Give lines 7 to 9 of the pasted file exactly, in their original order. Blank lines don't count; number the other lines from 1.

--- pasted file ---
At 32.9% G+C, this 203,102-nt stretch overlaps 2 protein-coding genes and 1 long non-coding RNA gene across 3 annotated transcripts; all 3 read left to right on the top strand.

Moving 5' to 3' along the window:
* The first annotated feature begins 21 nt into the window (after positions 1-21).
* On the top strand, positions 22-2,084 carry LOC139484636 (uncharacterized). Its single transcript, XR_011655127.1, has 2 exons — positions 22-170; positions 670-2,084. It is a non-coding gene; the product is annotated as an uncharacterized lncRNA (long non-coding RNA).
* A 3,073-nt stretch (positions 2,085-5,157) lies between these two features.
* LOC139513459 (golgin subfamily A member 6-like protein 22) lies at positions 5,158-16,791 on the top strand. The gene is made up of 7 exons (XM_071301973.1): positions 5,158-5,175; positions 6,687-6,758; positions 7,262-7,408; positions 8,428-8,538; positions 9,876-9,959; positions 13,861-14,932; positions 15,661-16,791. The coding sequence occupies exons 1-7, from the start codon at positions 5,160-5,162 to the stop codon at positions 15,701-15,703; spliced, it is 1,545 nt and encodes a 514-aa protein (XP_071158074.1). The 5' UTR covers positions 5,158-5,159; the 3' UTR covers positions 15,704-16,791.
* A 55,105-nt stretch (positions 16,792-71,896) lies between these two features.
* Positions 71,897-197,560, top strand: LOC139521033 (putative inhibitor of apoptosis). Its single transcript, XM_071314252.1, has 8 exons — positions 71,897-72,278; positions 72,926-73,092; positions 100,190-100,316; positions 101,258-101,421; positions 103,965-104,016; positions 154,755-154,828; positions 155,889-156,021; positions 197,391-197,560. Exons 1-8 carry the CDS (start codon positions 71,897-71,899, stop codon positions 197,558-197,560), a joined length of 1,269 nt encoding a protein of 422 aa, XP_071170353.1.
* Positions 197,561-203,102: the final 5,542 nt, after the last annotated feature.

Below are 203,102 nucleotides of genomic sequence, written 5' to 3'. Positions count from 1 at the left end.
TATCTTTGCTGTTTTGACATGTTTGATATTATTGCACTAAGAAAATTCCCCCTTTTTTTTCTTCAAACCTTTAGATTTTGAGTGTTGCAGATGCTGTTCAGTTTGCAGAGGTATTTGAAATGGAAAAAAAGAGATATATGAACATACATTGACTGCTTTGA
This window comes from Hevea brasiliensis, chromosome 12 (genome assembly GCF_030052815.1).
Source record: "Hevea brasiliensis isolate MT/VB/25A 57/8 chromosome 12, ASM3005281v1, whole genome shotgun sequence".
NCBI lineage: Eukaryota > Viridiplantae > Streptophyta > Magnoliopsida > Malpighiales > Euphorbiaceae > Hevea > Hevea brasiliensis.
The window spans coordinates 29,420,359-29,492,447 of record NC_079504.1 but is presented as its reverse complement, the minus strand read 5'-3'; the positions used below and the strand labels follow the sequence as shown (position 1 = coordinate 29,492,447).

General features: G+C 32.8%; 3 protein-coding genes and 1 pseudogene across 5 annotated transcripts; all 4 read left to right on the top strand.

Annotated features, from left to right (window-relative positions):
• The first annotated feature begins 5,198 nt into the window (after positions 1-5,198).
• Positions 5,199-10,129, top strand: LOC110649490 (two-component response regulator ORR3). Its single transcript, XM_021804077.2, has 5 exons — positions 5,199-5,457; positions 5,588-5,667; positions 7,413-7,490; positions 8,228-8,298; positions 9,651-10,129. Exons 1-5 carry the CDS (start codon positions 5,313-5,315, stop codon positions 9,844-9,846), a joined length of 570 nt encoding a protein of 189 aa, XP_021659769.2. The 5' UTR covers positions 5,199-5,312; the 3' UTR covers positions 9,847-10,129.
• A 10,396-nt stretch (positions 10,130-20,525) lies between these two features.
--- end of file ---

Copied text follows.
* A 55,105-nt stretch (positions 16,792-71,896) lies between these two features.
* Positions 71,897-197,560, top strand: LOC139521033 (putative inhibitor of apoptosis). Its single transcript, XM_071314252.1, has 8 exons — positions 71,897-72,278; positions 72,926-73,092; positions 100,190-100,316; positions 101,258-101,421; positions 103,965-104,016; positions 154,755-154,828; positions 155,889-156,021; positions 197,391-197,560. Exons 1-8 carry the CDS (start codon positions 71,897-71,899, stop codon positions 197,558-197,560), a joined length of 1,269 nt encoding a protein of 422 aa, XP_071170353.1.
* Positions 197,561-203,102: the final 5,542 nt, after the last annotated feature.